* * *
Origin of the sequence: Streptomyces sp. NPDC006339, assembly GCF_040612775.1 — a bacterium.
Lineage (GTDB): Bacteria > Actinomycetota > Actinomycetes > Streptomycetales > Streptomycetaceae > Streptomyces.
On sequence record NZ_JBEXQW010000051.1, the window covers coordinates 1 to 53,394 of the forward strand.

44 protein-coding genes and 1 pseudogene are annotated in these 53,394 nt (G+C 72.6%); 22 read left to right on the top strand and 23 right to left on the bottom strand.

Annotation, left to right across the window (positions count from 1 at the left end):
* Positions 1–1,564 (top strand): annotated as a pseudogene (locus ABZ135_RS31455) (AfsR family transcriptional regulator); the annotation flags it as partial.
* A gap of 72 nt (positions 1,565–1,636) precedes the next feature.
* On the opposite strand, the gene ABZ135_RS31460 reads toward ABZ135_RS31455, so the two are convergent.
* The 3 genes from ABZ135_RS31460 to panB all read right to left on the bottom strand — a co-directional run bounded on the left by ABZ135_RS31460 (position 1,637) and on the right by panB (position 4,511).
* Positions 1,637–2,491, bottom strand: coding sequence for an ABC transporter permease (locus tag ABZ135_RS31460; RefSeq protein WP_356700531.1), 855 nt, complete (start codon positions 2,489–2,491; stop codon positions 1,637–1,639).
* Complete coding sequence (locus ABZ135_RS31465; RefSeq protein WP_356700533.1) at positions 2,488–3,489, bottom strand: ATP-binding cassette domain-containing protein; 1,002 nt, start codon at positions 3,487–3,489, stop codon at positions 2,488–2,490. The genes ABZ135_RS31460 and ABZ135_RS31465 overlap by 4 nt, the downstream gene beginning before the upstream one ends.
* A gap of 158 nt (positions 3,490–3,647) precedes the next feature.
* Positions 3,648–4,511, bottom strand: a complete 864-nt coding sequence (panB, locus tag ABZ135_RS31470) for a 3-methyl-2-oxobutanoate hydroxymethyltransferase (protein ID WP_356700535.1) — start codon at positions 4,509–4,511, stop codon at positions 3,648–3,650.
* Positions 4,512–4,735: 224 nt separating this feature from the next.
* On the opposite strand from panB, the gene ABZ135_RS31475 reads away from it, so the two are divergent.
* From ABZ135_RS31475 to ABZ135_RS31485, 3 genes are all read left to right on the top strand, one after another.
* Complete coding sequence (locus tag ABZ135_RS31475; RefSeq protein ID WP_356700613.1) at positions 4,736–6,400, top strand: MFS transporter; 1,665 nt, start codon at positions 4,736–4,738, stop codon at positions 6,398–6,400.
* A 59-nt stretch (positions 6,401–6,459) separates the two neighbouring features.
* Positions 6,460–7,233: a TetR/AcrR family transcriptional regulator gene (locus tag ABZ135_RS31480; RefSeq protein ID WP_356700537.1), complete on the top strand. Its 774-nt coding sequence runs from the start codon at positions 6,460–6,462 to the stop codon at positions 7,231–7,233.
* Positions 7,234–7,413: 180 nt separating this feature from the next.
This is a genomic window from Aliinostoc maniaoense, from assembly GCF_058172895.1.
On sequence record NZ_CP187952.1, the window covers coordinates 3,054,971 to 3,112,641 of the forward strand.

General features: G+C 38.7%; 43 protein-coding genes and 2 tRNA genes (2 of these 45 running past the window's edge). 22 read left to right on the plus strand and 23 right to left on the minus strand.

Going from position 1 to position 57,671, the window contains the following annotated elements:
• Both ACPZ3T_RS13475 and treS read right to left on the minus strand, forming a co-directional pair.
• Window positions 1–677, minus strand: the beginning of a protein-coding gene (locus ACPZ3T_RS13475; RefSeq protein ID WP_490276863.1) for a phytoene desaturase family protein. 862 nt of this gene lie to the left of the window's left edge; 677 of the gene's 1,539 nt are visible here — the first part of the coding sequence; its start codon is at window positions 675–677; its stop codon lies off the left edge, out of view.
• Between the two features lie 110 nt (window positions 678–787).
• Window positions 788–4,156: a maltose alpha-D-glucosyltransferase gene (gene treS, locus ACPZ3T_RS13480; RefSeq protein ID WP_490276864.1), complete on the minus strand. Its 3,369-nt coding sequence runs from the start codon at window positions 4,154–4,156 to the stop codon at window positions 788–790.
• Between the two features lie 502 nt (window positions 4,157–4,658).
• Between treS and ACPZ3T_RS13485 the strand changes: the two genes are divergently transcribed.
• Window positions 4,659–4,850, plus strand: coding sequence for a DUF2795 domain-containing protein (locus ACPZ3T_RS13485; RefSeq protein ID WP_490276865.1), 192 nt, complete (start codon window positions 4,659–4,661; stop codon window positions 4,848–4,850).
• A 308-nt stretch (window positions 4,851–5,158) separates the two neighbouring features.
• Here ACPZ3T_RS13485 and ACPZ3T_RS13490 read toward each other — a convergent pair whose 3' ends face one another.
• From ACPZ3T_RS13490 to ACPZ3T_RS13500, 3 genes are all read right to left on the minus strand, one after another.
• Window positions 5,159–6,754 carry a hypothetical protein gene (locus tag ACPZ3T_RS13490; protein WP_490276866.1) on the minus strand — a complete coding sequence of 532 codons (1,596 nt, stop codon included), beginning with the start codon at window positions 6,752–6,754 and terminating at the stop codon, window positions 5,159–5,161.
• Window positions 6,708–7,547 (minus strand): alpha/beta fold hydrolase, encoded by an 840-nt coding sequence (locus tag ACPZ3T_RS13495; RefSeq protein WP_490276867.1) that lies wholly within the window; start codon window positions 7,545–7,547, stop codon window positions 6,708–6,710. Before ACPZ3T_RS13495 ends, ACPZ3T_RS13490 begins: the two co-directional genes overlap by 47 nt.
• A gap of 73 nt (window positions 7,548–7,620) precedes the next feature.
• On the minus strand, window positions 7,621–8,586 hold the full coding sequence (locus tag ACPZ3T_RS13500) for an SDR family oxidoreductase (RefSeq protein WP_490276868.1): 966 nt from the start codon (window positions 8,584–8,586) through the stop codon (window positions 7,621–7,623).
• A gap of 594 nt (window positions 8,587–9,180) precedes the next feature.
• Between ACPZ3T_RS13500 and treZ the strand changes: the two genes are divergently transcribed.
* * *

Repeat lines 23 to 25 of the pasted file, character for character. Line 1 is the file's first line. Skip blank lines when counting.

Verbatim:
General features: G+C 38.7%; 43 protein-coding genes and 2 tRNA genes (2 of these 45 running past the window's edge). 22 read left to right on the plus strand and 23 right to left on the minus strand.

Going from position 1 to position 57,671, the window contains the following annotated elements:
• Both ACPZ3T_RS13475 and treS read right to left on the minus strand, forming a co-directional pair.